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Motor Speed Controller. I have recently purchased a 115v Bodine Electric 42R Series AC Induction Motor Answered

 I want to be able to control the speed of this motor to use for my homemade brass reloading tumbler. I am currently using a cordless drill which is not practical for the lenght of time the brass must tumble.


The specs for the motor are as follows..

42R Series AC Induction Motor
Standard Features
Totally enclosed IP-20 rating.
Fan cooled for high output power.
Class "B" insulation system operated within Class "A" limits to prolong winding and lubricant life.
Aluminum center ring and end shields for high thermal efficiency and light weight.
Permanently lubricated, noise tested ball bearings.
Locked bearing design minimizes shaft endplay.
Application Information
Capacitor is not included. Order with motor if required.
Models are available with either NEMA C face mount or base mount.

Any suggestions would be greatly appreciated.



8 years ago

I work at Bodine and just saw your posting: Looks like you have a fixed-speed, permanent split capacitor (PSC) motor (requires a run capacitor at all times). If this motor has a 115VAC, 60Hz, 1-phase rating then it will run at 1700 RPM (at 60Hz). And I agree with Steve, if you want to salvage this motor for your application, you'll need to add a Nema C-face compatible speed reducer or external gears/pulleys to reduce your speed (but all this will add cost). Maybe check with a local Power Transmission distributor if they have a cost-effective suggestion. Speed controls for PSC motors exist but the speed regulations is very poor and we don't recommend them. These "controls" are often no more than a dimmer switch. The ideal (and more costly) solution would be a permanent magnet DC (PMDC) or variable speed AC (inverter duty) motor or gearmotor and a matching speed controller. But the cost would be $400-$500 for the system, plus the scrap cost of your motor. Likely not a good option for you. Sorry that I don't have a better answer. Good luck!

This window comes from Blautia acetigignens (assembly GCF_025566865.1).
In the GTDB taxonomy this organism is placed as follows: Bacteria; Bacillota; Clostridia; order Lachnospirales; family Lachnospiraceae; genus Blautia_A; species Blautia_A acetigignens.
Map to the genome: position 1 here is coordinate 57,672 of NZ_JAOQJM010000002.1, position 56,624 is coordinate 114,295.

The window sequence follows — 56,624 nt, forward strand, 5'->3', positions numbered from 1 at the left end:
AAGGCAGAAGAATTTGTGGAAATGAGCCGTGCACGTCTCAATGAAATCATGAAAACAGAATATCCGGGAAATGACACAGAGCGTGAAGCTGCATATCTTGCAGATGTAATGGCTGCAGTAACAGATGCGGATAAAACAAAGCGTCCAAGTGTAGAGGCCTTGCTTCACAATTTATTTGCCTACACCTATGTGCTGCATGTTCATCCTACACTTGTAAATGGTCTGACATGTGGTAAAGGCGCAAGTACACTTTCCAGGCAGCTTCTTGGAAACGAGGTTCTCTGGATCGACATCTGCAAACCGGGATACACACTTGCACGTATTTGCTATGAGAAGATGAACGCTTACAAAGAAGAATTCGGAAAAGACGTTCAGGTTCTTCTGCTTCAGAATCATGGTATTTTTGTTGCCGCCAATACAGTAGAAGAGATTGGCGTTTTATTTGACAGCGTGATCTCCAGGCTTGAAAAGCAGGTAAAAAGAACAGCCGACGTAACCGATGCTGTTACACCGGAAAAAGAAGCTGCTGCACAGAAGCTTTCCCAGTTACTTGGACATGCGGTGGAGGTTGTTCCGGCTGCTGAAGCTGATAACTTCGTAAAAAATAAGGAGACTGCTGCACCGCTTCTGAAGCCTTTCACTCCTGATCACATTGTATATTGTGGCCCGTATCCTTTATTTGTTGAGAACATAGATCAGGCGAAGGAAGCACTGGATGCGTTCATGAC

Regards, Ed... For more product info or to find a PT distributor in your area, you can check on our web site... http://www.bodine-electric.com


Answer 8 years ago

Nice to see a real motor specialist posting in here Ed. What's the secret of "inverter duty" motors ? More iron, because of harmonic heating ?

Look forward to seeing you help out in other motor related questions !



8 years ago

That looks like its going more than 60 RPM ! Slower tumbling MIGHT actually be more efficient in my experience, ours runs at around 20. That means you really need to use pulleys and belts to change the speed to something reasonable. I'm reckoning that the motor you've picked runs ~1700 RPM ? So you need to get between 85:1 (my speed) or 30:1 your speed. You can only practically do that with two reductions, probably around 6:1 and then 5:1